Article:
Bangladesh is a classic case of a low- and middle-income country achieving the unachievable which many others failed to. It reduced its maternal mortality by 66 per cent between 1990 and 2010; the reduction was 40 per cent between 2001 and 2010 alone.

These were achieved by lowering the maternal mortality rate (the number of maternal deaths per 100,000 live births) from 574 to 194 during the period 1990 to 2010. The reduction was substantial even in a short span of eight years (1990 to 1998) — 574 to 322 per 100,000 live births.

As per the 2012 WHO estimates, the average annual rate of decrease was 5.9 per cent during the period 1990 to 2010, which is more than the Millennium Development Goal 5 target of 5.5 per cent or more. What is more surprising is that the reduction in MMR (maternal deaths per 100,000 live births) was almost the same in both the urban and rural areas.

At the current rate of (MMR) reduction, Bangladesh is well on its way toreaching the MDG 5 target of 143 per 100,000 live births this year — a year ahead of schedule.

India too reduced maternal mortality by 65 per cent from 569 to 190 per 100,000 live births between 1990 and 2013. Yet, with only 4.5 per cent annual reduction in MMR, India is bound to miss the MDG 5 target of 5.5 per cent or more decrease rate before 2015.

So how did Bangladesh, one of the poorest countries in the world with the highest population density and where 75 per cent of the population lives in rural areas, achieve it? “It’s a difficult question to answer. Several different things happened and they were interlinked,” said Prof. Shams El Arifeen, Centre for Children and Adolescent Health, ICDDR, B, Shaheed Tajuddin Ahmed Sharani, Dhaka. “If you were to highlight the factors, the status and value of women have improved. They are more educated and have access to finance. Discrimination against women has come down... there is quite a bit of evidence of that.”

Education has in turn increased women’s willingness and ability to seek health care. “Education for women in the 15-24 years age group is particularly important... there is a revolution happening with 80 per cent literacy among women in this age group...It is the time when they are starting their reproductive life and having families and babies. A big factor is [that] the government is consistent in encouraging education regardless of which political party is in power,” he explained. “In villages can see more girls are educated compared with boys.”

Besides the obvious benefits that come with education, like greater employability and more resources in hand, education among girls has led to reduced fertility. This has had a direct impact in reducing both maternal mortality and child mortality.

As a result of reduced fertility, each individual is only replacing himself. “Every couple produces no more than two children. I couldn’t have imagined this 20 years ago,” he pointed out.

The family planning norm has changed. Couples used to have more children but that norm has changed. Most couples have 2 or less children. With increased use of contraceptives, fertility rate reduced by 0.7 child per women. On average, the fertility is currently 2.3. “The desired fertility is 1.6. That gap can be reduced by reducing fertility,” he said.

As a result of reduced fertility, one third to one half of women who deliver are first time mothers. “Twenty years ago, each couple would have had five children,” Prof. Arifeen said. It is known that mothers have a greater risk of dying when they have greater parity. “So we don’t see high risk deliveries happening now. There are fewer chances of maternal mortality. There is a shift from high parity high risk to low risk low parity,” he noted.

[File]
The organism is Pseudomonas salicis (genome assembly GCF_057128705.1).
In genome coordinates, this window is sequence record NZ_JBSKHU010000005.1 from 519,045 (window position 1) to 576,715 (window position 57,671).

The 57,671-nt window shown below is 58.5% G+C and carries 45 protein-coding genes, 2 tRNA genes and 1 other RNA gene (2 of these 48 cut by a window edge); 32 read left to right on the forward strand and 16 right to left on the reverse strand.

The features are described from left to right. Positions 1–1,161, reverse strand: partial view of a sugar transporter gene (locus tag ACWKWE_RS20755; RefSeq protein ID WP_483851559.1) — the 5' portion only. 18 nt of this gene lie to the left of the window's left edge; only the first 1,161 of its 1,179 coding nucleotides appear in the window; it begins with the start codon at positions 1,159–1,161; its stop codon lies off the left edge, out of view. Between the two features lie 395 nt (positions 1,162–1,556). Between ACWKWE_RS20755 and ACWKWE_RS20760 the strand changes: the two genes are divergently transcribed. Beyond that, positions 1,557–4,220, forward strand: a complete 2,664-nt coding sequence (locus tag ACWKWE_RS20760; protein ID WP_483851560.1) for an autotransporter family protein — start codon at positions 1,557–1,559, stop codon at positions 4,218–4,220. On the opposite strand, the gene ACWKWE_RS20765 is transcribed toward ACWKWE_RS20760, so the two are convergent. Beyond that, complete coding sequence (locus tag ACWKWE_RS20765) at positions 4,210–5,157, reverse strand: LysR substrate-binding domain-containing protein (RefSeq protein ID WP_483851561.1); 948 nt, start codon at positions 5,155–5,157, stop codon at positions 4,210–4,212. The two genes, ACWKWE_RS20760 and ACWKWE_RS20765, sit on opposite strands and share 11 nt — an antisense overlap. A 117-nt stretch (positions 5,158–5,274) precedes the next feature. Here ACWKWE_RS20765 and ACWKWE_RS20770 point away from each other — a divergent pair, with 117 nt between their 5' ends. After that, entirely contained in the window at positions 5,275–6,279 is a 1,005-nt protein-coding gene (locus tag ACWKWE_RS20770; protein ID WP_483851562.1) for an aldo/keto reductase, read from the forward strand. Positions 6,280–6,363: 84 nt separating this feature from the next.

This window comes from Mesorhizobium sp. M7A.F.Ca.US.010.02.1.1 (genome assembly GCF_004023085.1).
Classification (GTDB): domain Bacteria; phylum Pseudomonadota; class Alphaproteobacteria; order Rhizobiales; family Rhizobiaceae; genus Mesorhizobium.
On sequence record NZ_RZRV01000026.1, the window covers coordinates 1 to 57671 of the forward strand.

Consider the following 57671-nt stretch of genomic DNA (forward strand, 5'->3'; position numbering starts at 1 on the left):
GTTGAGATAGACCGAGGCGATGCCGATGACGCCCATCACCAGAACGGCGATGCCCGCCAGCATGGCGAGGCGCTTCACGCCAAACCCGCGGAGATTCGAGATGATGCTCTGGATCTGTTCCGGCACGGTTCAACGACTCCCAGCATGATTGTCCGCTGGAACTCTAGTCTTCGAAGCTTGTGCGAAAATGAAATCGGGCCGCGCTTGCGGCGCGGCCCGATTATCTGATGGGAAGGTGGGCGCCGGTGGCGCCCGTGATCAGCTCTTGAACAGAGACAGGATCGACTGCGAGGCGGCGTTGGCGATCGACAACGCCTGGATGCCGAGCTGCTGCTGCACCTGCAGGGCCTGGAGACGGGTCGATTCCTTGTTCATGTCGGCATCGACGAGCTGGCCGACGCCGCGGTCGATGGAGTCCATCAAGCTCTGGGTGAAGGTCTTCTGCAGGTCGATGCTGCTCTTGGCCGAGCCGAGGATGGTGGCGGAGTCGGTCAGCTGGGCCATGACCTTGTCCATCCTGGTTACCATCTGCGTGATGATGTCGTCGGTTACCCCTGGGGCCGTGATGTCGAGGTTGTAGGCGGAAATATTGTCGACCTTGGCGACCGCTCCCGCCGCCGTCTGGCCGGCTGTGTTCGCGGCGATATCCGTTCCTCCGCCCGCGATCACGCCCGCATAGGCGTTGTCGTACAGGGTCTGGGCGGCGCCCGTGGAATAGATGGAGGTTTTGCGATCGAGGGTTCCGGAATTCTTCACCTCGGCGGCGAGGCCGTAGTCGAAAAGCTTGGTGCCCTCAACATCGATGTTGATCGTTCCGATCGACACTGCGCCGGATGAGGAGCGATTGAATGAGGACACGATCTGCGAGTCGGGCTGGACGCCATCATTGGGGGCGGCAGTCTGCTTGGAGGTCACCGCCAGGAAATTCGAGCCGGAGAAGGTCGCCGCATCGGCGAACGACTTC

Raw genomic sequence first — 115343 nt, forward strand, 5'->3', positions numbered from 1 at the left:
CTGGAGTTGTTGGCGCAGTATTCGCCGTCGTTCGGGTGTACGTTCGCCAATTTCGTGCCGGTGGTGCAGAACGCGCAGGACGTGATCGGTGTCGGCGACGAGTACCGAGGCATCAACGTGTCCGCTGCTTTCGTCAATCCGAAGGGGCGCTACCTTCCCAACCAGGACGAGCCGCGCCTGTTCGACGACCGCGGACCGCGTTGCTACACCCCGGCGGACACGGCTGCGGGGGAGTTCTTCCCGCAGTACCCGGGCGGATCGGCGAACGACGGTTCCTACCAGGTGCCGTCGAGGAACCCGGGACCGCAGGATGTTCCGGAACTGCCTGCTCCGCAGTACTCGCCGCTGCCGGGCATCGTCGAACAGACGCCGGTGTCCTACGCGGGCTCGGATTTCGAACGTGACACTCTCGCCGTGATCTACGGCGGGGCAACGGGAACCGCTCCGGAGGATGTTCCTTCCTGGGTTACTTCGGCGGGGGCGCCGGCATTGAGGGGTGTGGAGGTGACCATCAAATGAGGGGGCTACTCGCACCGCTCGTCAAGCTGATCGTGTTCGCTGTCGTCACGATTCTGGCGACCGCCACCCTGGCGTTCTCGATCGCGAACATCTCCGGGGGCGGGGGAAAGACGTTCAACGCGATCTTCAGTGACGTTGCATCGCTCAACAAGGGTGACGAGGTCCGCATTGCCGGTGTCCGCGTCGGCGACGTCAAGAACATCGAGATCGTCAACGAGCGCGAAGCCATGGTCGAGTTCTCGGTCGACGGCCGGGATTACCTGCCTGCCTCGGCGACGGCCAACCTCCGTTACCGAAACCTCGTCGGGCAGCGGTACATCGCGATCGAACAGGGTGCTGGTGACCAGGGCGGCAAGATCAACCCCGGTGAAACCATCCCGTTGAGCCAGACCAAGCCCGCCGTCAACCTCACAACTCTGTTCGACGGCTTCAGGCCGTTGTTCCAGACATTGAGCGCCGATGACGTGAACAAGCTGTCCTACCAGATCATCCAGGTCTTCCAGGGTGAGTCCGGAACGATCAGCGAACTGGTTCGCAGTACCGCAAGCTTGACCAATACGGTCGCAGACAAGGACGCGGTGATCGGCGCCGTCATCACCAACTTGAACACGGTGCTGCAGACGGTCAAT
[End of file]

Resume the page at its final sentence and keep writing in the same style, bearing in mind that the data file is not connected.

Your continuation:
According to a paper published today (June 30) in The Lancet (Prof. Arifeen is the first author), the fertility reduction led to MMR reduction through two mechanisms. While there was 21 per cent deaths averted through reduction in the number of births, a shift towards more younger women (aged 20-34 years) and those with fewer children delivering babies contributed an additional seven per cent reduction in MMR.

One more unique thing is, Bangladesh has a “valid, nationally-representative household survey-based statistical evidence of progress towards MDG 5,” the journal notes. This is just one of the many factors that differentiateBangladesh from India. The first survey in 2001 included 100,000 households and the second in 2010 covered 174,000 households.

Bangladesh witnessed a 40 per cent reduction in maternal mortality during the period the 2000 and 2010. A three-fold increase in deliveries by medically trained healthcare providers was one of the important factors; deliveries attended by midwifery were, however, low (3 per cent).

While there has been an improved access to and use of health facilities, it is the private sector that people most often turn to. There has been only a fair bit of investment in the public health sector. “The private sector is more expensive,” Prof. Arifeen admits. “The problem is that the ultra-poor don’t benefit. So have to worry [about] how to provide help to that stratum. We definitely need to provide affordable care to everybody.”

He does see the Indian model of more public care spending as an advantage to the socioeconomically backward class. “There is lot to learn from India’s experience,” he admitted. “We are talking about universal health coverage. Affordable service is a part of health coverage. We must provide some sort of safety net for the poor.”

(The Correspondent is participating in the Partnership for Maternal, Newborn and Child Health Forum in Johannesburg at the invitation of the Global Health Strategies, New Delhi.)

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